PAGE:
Genesis 22:1-19 & Supernova

Hmm… so what is this passage about?  Are we to walk away from this passage having added to our list of things great saints do that we should also?  Or do we walk away powerfully feeling why we should and how we can live so radically for so glorious a God?  Let’s think it through…

We’ve been waiting for a son since Genesis 3:15 to pulverize the head of the snake.  Hence all the dudes begetting dudes begetting dudes.  This forms the tension of the Abraham narrative as well.  We are quickly informed that Sarah’s womb is barren (Genesis 11:30).  Thus we are waiting for a miracle baby, hmm…

Abraham then receives glorious promises, promises that pick up the echoes of Genesis 3:15, and these promises necessitate an offspring.  This narrative is then constructed such that the child’s birth feels anticlimactic.  Where does the story reach its peek?  Not at the birth of the promised child, but at his sacrificeHmm…

The intense emotional element to the story is the bond and love between the father and the son, his only son, whom he loves.  Hmm…

They are in union walking both of them together (Genesis 22:6, 8).  The son is trusting and innocent (Genesis 22:7, 9).  They are not divided, they are in harmony, this will be their most glorious moment – together.  Hmm…

The son bears the wood on his back, placed there by his father.  The father is the one with the knife and the fire (Genesis 22:6).  The father must act upon the son, the son must lay down his life.  Hmm…

Empowering Abraham to obey this command is a belief in God’s power and his promises (Hebrews 11:17-19).  The promised child who is to be sacrificed must be resurrected!  Hmm…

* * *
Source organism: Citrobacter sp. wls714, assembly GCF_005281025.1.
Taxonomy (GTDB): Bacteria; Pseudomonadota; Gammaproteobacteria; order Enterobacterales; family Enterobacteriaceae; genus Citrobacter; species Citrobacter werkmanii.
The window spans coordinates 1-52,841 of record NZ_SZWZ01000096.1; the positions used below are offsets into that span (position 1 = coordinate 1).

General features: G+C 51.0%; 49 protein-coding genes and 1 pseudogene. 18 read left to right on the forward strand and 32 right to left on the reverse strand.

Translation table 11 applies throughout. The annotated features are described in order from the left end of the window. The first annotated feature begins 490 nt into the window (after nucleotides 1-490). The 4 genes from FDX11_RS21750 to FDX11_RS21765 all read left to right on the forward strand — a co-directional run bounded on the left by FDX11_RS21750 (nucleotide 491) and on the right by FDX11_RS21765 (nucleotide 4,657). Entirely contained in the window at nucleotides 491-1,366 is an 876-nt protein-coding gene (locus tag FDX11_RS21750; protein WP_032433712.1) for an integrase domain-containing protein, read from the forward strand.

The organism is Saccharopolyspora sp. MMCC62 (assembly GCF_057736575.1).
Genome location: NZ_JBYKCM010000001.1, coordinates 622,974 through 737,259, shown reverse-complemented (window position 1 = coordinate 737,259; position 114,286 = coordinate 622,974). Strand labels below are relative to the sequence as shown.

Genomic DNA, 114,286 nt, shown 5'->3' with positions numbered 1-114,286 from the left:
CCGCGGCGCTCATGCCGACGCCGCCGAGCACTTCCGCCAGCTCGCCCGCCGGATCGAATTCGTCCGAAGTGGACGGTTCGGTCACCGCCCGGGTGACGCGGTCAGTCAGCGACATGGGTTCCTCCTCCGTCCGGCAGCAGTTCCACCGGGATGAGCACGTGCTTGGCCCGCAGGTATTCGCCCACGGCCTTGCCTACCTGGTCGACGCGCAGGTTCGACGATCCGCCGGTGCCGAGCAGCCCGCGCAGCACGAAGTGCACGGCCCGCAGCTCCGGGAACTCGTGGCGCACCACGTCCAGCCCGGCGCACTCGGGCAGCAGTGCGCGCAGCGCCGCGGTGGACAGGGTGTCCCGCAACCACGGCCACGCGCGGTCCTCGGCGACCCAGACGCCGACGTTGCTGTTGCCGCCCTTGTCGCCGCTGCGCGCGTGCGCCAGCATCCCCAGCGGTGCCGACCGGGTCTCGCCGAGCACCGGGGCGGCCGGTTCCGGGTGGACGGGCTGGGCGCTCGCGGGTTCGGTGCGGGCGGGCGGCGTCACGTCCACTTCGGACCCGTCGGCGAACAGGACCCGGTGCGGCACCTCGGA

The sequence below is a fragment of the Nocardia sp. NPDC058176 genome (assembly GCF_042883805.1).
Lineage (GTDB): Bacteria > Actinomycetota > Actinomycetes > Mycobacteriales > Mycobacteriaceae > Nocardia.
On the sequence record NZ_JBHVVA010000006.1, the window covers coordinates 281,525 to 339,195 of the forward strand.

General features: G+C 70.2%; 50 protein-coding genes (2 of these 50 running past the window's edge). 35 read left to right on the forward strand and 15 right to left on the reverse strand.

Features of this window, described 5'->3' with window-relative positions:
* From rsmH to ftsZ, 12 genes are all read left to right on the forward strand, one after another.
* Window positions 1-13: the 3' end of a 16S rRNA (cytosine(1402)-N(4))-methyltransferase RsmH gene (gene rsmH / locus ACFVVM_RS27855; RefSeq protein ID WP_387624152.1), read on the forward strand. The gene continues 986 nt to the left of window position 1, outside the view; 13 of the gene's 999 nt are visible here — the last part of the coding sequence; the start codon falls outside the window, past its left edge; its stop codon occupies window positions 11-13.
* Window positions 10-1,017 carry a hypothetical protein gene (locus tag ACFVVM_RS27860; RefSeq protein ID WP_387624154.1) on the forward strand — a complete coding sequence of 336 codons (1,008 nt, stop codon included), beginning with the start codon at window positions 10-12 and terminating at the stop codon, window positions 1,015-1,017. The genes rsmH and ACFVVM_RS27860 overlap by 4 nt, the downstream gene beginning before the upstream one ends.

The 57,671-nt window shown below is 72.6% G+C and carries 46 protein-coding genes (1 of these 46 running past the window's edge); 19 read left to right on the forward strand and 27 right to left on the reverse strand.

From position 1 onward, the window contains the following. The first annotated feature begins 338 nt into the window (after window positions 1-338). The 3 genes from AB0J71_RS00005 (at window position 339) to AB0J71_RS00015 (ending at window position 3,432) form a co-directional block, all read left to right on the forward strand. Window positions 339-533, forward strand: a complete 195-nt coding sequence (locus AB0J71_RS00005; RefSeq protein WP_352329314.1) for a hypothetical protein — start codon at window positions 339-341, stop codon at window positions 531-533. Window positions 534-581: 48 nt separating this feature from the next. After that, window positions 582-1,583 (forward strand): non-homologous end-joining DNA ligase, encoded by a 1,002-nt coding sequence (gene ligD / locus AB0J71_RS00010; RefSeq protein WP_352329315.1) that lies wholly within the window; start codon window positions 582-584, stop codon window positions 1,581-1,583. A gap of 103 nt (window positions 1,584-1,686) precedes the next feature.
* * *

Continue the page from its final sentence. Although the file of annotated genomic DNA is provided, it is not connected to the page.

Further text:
The name of the mountain, the area where the temple will one day be built (2 Chronicles 3:1), is not “Abraham obeys” but “The LORD provides”.  A ram is substituted in place of another.  Hmm…

It is in Abraham’s offspring that all the earth is to be blessed (Genesis 22:18).  Hmm…

The Bible is a constellation of stars.  Over every text we should cry out to God the prayer of Psalm 119:18.  No star is lacking glory.  To say one star shines brighter than another is not to disparage lesser stars, but to overwhelm us with the majesty of larger ones.  This text is a supernova, it explodes with brilliant light.

Do not mute such glory by reading this text in a simply moralistic way.  Obey God radically, yes, but dig down and notice the why and how behind such obedience – the glory of the Lamb and He who sits on the throne.

Yahweh has provided!

One thought on “Genesis 22:1-19 & Supernova”

  1. I Love this. I’ve been so excited about it all week…
    Why do we take awesome passages like this and make it only moralistic? Where is the joy or praise of God when we take His book to be about people and what They have done instead of His awesome, mighty hand moving to shape history… Is there a history of when people began reading the bible this way? Or has it always been so?

    Like

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